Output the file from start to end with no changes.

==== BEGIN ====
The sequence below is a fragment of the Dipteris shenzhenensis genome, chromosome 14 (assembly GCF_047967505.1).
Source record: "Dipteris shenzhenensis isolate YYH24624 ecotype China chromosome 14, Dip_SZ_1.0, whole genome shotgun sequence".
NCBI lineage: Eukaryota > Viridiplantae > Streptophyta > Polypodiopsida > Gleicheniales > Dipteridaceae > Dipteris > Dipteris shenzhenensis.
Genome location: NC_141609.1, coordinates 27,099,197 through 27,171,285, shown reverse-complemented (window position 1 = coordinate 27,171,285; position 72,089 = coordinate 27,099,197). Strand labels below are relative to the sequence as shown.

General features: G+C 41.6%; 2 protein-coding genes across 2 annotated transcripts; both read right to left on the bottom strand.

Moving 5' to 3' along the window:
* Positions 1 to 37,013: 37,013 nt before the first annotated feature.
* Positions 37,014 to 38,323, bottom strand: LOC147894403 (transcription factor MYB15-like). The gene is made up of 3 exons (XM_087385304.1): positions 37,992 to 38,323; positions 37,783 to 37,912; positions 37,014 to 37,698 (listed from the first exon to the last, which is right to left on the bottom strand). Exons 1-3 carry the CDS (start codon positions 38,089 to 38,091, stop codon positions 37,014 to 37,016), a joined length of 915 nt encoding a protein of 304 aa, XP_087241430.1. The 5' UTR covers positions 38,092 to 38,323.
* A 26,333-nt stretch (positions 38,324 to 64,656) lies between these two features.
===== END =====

The sequence below is a fragment of the Dipteris shenzhenensis genome, chromosome 14 (assembly GCF_047967505.1).
Source record: "Dipteris shenzhenensis isolate YYH24624 ecotype China chromosome 14, Dip_SZ_1.0, whole genome shotgun sequence".
NCBI lineage: Eukaryota > Viridiplantae > Streptophyta > Polypodiopsida > Gleicheniales > Dipteridaceae > Dipteris > Dipteris shenzhenensis.
Genome location: NC_141609.1, coordinates 27,099,197 through 27,171,285, shown reverse-complemented (window position 1 = coordinate 27,171,285; position 72,089 = coordinate 27,099,197). Strand labels below are relative to the sequence as shown.

General features: G+C 41.6%; 2 protein-coding genes across 2 annotated transcripts; both read right to left on the bottom strand.

Moving 5' to 3' along the window:
* Positions 1 to 37,013: 37,013 nt before the first annotated feature.
* Positions 37,014 to 38,323, bottom strand: LOC147894403 (transcription factor MYB15-like). The gene is made up of 3 exons (XM_087385304.1): positions 37,992 to 38,323; positions 37,783 to 37,912; positions 37,014 to 37,698 (listed from the first exon to the last, which is right to left on the bottom strand). Exons 1-3 carry the CDS (start codon positions 38,089 to 38,091, stop codon positions 37,014 to 37,016), a joined length of 915 nt encoding a protein of 304 aa, XP_087241430.1. The 5' UTR covers positions 38,092 to 38,323.
* A 26,333-nt stretch (positions 38,324 to 64,656) lies between these two features.